But this system is not inherently safe. For example, the wall has a drain valve, as shown. The valve is opened to drain off accumulated rain water that collects inside the bund. If the valve is inadvertently left open then the passive safety system has been defeated.
The term ‘Active Safety’ requires that some type of equipment or instrument action takes place, either to prevent an unsafe condition developing or to correct a deviation from safe operating conditions. Examples include:
- A pressure safety relief valve opening to relieve high pressure;
- A level controller that helps prevent a tank from overflowing; and
- A sump pump that removes flammable materials from a drainage system.
Because action is required, and because all equipment and instrumentation systems can fail, Active Safety can never be equated with Inherent Safety.
Procedural / Administrative Safety
The final type of safety considered here is ‘Procedural’ or ‘Administrative’. Safety is achieved by ensuring that the people-side of the system is effective. For example, operators are provided with good operating procedures, managers have an effective management of change process, and a comprehensive safety review is carried out before bringing a facility on line.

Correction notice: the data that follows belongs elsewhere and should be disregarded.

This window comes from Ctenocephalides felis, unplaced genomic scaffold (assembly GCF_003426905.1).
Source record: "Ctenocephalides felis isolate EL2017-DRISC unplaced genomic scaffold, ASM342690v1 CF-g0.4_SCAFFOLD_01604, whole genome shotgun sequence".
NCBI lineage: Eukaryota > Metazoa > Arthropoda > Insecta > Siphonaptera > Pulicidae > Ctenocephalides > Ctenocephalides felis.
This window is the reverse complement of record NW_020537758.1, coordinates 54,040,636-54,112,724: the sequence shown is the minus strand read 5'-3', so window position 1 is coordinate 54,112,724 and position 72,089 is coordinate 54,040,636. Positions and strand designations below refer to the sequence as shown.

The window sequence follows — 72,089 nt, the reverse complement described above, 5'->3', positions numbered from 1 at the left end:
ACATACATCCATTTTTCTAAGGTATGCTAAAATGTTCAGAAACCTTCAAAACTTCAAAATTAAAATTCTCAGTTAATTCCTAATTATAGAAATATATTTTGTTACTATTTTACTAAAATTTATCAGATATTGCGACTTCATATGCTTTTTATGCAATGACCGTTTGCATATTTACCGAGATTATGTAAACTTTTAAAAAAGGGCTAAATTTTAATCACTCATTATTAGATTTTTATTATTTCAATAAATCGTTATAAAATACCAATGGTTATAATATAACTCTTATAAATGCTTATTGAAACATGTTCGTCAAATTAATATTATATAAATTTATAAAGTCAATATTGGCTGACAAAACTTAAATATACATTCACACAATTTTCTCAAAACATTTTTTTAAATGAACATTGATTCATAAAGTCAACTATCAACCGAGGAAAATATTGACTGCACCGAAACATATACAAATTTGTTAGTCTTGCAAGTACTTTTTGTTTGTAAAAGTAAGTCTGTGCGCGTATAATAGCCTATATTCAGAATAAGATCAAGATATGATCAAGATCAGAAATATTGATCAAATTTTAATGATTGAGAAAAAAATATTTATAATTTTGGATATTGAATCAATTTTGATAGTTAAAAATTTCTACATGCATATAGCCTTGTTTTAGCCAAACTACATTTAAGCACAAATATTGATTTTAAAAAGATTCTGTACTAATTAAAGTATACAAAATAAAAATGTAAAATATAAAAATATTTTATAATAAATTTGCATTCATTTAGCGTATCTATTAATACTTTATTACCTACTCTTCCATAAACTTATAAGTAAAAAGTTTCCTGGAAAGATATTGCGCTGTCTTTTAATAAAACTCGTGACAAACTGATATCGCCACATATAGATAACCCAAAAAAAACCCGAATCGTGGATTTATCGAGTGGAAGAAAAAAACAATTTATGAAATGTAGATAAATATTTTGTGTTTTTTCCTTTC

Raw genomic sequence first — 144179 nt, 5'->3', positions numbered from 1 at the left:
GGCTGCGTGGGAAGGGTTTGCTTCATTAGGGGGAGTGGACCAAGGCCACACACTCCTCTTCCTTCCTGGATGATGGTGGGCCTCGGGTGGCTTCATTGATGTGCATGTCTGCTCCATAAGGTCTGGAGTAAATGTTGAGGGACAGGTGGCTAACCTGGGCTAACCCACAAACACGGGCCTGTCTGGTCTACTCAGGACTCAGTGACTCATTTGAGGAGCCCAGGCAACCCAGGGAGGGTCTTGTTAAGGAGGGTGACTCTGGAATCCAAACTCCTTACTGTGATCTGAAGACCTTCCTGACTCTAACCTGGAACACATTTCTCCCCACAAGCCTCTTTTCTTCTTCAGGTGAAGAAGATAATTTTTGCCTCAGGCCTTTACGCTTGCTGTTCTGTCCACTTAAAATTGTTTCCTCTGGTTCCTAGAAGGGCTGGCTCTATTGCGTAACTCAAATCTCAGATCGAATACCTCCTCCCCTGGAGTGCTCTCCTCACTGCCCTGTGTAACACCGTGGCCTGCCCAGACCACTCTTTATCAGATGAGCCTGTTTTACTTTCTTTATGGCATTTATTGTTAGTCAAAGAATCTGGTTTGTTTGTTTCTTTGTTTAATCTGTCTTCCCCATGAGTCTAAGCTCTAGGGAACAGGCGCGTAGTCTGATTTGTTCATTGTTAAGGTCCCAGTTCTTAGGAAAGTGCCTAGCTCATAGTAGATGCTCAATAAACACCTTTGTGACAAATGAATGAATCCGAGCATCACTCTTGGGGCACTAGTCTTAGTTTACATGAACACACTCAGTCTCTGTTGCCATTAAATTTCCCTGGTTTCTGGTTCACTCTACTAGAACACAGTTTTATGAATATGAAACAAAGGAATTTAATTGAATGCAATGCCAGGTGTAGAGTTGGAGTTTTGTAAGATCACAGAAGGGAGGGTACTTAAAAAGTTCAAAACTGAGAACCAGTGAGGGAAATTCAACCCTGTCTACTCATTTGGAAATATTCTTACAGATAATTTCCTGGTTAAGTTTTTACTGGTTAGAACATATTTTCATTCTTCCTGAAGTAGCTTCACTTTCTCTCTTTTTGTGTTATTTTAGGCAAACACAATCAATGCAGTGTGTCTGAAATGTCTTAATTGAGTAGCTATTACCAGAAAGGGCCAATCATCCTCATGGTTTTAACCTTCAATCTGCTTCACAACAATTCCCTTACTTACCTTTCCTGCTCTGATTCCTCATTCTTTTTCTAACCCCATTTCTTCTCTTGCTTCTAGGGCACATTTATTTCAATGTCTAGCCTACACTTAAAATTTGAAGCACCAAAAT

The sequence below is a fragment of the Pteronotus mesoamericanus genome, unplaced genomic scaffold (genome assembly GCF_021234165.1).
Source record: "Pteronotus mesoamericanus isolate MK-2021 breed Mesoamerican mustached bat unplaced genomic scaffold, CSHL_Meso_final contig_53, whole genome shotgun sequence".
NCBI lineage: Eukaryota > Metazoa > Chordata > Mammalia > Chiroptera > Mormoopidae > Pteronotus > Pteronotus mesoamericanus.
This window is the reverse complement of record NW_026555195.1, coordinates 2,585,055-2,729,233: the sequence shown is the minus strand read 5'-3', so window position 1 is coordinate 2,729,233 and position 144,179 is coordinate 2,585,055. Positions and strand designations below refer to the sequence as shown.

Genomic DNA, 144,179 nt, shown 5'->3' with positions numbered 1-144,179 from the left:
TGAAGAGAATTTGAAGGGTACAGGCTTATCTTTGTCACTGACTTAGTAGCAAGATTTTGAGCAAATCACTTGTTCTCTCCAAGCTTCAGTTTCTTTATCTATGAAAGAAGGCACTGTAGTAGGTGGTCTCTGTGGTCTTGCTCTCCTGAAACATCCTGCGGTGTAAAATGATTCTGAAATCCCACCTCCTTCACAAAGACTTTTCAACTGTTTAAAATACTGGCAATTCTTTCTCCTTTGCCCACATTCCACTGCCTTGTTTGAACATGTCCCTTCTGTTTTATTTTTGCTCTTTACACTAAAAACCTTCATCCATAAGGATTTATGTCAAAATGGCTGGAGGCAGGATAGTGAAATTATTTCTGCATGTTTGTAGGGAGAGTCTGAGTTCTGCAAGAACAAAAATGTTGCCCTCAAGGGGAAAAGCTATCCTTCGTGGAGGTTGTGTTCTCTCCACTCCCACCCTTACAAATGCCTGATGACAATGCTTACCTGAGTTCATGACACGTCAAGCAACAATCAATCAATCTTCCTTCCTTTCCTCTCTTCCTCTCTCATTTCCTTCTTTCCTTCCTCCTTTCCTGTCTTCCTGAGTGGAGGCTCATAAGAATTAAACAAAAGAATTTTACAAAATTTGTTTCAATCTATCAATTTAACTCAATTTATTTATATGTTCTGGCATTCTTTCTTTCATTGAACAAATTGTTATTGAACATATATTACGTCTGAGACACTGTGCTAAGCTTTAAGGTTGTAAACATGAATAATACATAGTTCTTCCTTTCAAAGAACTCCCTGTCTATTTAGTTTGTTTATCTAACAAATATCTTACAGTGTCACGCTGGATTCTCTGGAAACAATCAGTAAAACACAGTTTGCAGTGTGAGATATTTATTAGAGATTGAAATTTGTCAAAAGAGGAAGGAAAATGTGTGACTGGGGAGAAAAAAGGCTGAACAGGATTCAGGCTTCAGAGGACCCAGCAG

Such programs and activities cannot be assigned the term ‘Inherent Safety’ because there is every chance that they will fail.
Inherent Safety is the best way of achieving safety. It is done either by removing hazards, or by removing people from the site of a potential event. But Inherent Safety should not be confused with other types of safety — particularly Passive Safety.
You are welcome to use this Safety Moment in your workplace. But there are restrictions — please read Use of Safety Moments.
Copyright © Ian Sutton. 2018. All Rights Reserved.